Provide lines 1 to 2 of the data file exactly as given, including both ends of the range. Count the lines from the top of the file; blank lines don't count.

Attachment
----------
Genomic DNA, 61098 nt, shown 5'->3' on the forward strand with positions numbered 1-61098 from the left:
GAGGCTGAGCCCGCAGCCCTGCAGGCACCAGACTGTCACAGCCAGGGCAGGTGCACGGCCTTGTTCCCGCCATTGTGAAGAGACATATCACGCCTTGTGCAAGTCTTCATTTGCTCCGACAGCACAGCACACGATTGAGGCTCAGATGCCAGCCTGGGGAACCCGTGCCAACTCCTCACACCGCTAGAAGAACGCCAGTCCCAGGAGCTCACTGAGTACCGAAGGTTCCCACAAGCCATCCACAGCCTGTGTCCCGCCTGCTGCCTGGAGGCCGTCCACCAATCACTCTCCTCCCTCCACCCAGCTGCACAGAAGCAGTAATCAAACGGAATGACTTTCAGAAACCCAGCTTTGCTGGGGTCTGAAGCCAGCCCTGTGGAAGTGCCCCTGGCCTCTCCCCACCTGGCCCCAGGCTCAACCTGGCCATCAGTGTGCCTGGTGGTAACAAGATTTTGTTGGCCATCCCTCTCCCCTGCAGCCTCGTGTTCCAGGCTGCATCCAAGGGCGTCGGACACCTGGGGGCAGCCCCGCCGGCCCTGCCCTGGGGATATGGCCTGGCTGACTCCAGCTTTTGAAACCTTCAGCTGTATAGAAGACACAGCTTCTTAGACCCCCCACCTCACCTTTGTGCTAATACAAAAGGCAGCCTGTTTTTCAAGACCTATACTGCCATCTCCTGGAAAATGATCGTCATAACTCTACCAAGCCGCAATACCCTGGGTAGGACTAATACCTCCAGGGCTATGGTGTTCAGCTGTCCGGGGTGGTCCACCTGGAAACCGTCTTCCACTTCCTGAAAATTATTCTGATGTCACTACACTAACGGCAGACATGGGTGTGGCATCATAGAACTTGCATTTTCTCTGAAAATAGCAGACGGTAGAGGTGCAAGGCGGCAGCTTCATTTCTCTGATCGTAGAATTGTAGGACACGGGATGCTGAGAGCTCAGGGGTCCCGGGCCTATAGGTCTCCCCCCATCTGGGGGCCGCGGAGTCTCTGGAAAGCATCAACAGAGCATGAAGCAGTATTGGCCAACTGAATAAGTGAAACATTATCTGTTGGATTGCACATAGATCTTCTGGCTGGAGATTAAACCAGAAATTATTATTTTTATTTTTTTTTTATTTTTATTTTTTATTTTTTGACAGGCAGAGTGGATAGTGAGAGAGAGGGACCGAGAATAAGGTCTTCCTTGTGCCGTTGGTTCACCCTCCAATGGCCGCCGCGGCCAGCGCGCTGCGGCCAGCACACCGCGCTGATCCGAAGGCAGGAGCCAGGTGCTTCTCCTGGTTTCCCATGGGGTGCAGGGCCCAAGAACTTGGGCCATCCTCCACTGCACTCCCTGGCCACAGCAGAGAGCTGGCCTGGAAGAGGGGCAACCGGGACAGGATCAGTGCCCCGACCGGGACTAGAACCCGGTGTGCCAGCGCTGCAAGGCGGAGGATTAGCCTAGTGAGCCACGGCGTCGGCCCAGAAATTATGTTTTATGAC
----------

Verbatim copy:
Genomic DNA, 61098 nt, shown 5'->3' on the forward strand with positions numbered 1-61098 from the left:
GAGGCTGAGCCCGCAGCCCTGCAGGCACCAGACTGTCACAGCCAGGGCAGGTGCACGGCCTTGTTCCCGCCATTGTGAAGAGACATATCACGCCTTGTGCAAGTCTTCATTTGCTCCGACAGCACAGCACACGATTGAGGCTCAGATGCCAGCCTGGGGAACCCGTGCCAACTCCTCACACCGCTAGAAGAACGCCAGTCCCAGGAGCTCACTGAGTACCGAAGGTTCCCACAAGCCATCCACAGCCTGTGTCCCGCCTGCTGCCTGGAGGCCGTCCACCAATCACTCTCCTCCCTCCACCCAGCTGCACAGAAGCAGTAATCAAACGGAATGACTTTCAGAAACCCAGCTTTGCTGGGGTCTGAAGCCAGCCCTGTGGAAGTGCCCCTGGCCTCTCCCCACCTGGCCCCAGGCTCAACCTGGCCATCAGTGTGCCTGGTGGTAACAAGATTTTGTTGGCCATCCCTCTCCCCTGCAGCCTCGTGTTCCAGGCTGCATCCAAGGGCGTCGGACACCTGGGGGCAGCCCCGCCGGCCCTGCCCTGGGGATATGGCCTGGCTGACTCCAGCTTTTGAAACCTTCAGCTGTATAGAAGACACAGCTTCTTAGACCCCCCACCTCACCTTTGTGCTAATACAAAAGGCAGCCTGTTTTTCAAGACCTATACTGCCATCTCCTGGAAAATGATCGTCATAACTCTACCAAGCCGCAATACCCTGGGTAGGACTAATACCTCCAGGGCTATGGTGTTCAGCTGTCCGGGGTGGTCCACCTGGAAACCGTCTTCCACTTCCTGAAAATTATTCTGATGTCACTACACTAACGGCAGACATGGGTGTGGCATCATAGAACTTGCATTTTCTCTGAAAATAGCAGACGGTAGAGGTGCAAGGCGGCAGCTTCATTTCTCTGATCGTAGAATTGTAGGACACGGGATGCTGAGAGCTCAGGGGTCCCGGGCCTATAGGTCTCCCCCCATCTGGGGGCCGCGGAGTCTCTGGAAAGCATCAACAGAGCATGAAGCAGTATTGGCCAACTGAATAAGTGAAACATTATCTGTTGGATTGCACATAGATCTTCTGGCTGGAGATTAAACCAGAAATTATTATTTTTATTTTTTTTTTATTTTTATTTTTTATTTTTTGACAGGCAGAGTGGATAGTGAGAGAGAGGGACCGAGAATAAGGTCTTCCTTGTGCCGTTGGTTCACCCTCCAATGGCCGCCGCGGCCAGCGCGCTGCGGCCAGCACACCGCGCTGATCCGAAGGCAGGAGCCAGGTGCTTCTCCTGGTTTCCCATGGGGTGCAGGGCCCAAGAACTTGGGCCATCCTCCACTGCACTCCCTGGCCACAGCAGAGAGCTGGCCTGGAAGAGGGGCAACCGGGACAGGATCAGTGCCCCGACCGGGACTAGAACCCGGTGTGCCAGCGCTGCAAGGCGGAGGATTAGCCTAGTGAGCCACGGCGTCGGCCCAGAAATTATGTTTTATGAC